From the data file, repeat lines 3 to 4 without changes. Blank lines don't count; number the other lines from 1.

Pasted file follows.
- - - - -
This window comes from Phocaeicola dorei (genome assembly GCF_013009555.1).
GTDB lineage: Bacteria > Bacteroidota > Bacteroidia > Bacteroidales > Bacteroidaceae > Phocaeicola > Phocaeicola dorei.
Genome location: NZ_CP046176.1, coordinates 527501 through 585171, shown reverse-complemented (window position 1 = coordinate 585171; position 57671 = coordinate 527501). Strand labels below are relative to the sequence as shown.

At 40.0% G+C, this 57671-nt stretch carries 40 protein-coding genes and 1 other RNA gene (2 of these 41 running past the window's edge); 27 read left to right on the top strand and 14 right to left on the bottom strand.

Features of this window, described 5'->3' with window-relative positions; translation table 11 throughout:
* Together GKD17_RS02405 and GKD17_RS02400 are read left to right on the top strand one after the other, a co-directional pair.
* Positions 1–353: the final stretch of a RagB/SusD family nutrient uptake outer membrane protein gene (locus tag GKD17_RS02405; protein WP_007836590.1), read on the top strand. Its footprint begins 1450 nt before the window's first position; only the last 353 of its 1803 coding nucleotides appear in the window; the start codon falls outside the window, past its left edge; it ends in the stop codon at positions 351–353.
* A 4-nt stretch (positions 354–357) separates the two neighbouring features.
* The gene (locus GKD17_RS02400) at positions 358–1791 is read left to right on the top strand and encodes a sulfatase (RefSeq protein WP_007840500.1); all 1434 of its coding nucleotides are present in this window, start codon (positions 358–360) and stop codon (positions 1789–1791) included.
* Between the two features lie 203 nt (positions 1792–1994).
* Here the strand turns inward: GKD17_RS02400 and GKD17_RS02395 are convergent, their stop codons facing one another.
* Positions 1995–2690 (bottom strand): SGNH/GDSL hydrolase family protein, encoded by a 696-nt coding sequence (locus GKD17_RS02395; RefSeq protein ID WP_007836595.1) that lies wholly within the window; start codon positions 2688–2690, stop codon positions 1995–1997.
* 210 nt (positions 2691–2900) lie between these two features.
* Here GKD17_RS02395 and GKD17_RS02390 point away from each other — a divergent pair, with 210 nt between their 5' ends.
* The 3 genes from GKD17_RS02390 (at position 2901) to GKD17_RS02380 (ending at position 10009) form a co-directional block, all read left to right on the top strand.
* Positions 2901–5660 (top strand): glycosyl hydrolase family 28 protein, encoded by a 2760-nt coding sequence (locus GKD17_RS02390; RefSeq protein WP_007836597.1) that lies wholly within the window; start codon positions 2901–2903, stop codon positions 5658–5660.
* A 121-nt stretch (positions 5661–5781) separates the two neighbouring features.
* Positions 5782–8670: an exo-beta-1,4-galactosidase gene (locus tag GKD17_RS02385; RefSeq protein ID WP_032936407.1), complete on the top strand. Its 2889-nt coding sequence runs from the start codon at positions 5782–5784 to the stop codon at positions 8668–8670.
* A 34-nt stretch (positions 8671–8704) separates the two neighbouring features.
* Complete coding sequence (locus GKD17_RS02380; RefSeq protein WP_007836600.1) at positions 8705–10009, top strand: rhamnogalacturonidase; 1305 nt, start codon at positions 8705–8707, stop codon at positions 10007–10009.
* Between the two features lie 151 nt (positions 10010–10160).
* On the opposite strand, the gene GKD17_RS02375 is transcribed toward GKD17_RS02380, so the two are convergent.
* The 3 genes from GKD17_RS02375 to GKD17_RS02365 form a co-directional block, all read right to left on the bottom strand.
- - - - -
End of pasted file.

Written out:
Genome location: NZ_CP046176.1, coordinates 527501 through 585171, shown reverse-complemented (window position 1 = coordinate 585171; position 57671 = coordinate 527501). Strand labels below are relative to the sequence as shown.

At 40.0% G+C, this 57671-nt stretch carries 40 protein-coding genes and 1 other RNA gene (2 of these 41 running past the window's edge); 27 read left to right on the top strand and 14 right to left on the bottom strand.